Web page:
So what form do experiments take? They must be structured as projects with a beginning and an end. They need to start with some kind of hypothesis or brief that you believe is interesting and important.

This might take the form of a question, such as: "What effect will changing consumer attitudes to wellness have on our products and services?" These experiments need to have people at the center. They need to respond to the latent needs, behaviors, or desires of your customers.

If you aren't fundamentally exploring how you can better serve your customers or satisfy their needs, then your experiments will fail to drive innovation in the company and won't succeed in the market.


  Experiments require ownership. They need real budgets and teams. Yes, you can benefit from the old 3M (MMM) concept of all workers getting to spend time on their personal projects, but this approach doesn't leverage the creativity of interdisciplinary teams.

Consider creating an experimentation plan for your company that's explicit about how much time and resource you plan to invest in this activity. While experimentation can happen anywhere in the organization, it's most likely to result in organic business growth when it engages those closest to the marketplace -- product and brand managers, for instance.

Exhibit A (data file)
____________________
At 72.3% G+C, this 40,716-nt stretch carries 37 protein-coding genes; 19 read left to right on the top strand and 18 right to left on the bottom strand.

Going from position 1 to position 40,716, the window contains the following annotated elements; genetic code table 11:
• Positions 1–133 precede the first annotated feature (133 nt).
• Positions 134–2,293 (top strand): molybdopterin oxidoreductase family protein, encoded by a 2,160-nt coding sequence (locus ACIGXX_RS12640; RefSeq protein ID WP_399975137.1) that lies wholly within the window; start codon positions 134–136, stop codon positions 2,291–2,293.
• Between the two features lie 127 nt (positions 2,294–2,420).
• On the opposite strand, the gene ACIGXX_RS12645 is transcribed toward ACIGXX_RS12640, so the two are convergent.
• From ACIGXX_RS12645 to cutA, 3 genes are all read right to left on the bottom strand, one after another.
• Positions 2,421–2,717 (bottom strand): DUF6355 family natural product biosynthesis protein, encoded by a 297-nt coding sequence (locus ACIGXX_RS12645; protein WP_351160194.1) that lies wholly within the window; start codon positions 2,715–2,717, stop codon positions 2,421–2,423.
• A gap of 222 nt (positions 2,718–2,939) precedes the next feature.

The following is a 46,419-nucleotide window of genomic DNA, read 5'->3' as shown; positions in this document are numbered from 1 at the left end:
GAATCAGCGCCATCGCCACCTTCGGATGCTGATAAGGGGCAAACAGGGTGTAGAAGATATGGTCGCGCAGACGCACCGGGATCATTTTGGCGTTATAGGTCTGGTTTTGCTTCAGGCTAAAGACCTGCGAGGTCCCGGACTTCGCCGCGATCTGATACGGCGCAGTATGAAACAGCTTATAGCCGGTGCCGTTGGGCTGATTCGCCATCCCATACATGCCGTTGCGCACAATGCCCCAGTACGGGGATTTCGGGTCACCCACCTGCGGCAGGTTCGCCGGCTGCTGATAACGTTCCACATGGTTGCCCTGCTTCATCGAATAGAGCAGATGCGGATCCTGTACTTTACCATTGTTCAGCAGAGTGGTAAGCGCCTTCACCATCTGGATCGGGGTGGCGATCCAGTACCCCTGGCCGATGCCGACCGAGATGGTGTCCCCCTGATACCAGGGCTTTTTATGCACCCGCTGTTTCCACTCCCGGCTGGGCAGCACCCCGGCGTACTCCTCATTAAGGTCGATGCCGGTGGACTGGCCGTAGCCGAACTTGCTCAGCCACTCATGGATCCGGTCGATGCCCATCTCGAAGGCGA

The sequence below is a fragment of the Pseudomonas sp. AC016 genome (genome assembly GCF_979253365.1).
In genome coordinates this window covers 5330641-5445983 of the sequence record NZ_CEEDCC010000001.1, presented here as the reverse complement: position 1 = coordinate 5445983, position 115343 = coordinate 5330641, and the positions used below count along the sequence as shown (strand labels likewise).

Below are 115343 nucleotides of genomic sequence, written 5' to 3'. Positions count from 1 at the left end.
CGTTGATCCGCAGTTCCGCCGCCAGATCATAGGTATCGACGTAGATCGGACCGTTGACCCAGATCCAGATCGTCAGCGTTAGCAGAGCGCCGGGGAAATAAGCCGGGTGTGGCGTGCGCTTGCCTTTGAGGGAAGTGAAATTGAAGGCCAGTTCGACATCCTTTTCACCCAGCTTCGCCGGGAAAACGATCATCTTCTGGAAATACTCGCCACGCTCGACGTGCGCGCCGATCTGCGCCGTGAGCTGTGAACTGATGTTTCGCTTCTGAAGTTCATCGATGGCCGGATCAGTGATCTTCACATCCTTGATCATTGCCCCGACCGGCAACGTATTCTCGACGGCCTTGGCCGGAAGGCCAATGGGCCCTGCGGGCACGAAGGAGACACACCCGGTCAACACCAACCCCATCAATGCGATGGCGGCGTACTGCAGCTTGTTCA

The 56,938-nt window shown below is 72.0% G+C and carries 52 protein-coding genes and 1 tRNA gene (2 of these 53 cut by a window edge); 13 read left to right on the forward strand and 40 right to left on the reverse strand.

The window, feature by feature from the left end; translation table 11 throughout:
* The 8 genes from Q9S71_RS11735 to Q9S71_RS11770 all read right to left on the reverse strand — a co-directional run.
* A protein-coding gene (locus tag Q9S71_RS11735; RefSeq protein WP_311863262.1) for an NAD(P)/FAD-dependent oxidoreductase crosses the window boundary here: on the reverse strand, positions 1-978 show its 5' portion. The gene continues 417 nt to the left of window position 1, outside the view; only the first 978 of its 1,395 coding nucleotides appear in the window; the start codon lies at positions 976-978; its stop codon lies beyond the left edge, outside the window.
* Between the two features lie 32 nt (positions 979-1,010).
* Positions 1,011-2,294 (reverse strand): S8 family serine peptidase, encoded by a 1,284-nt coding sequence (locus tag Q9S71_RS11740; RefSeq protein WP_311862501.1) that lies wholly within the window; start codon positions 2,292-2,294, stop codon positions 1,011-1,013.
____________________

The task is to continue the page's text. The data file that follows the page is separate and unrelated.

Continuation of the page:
In IDEO's design consulting business, we expect the leaders of our practices to invest a percentage of revenues in experiments that yield new understanding about the people, culture, technology, and business issues our customers care about.


 All experiments need a powerful way to communicate the results. Your experiments won't gain traction if the new ideas or insight they produce don't meet with acceptance across the organization. Especially if they involve risk or change, they won't be accepted without skillful storytelling.

So to attain success, your insights have to make emotional and intuitive connections as well as rational ones. Consider using video instead of the default, PowerPoint. Build the story around people -- human needs and desires -- rather than data or objects. Most of all, let your consumers tell your story for you -- capture them reacting to prototypes or scenarios. You have to convey the implications of what you're showing and make it as experiential as possible.

Do all that you can to draw your audience into the scenario so that they will see how exciting, challenging, and profitable it would be to create the future you're describing.

Ultimately, a commitment to making experimentation a way of life in an organization requires a change in attitude toward risk and failure. Embracing experimentation as a universal approach to learning communicates to employees that their company expects them to try new approaches -- and that failure isn't fatal as long as it's mined for the insights that propel the organization toward inspirational insight, innovation, and growth.

Tim Brown is president and CEO of IDEO, a design consultancy with offices in Chicago, Boston, London, Munich, Shanghai, and Palo Alto, California.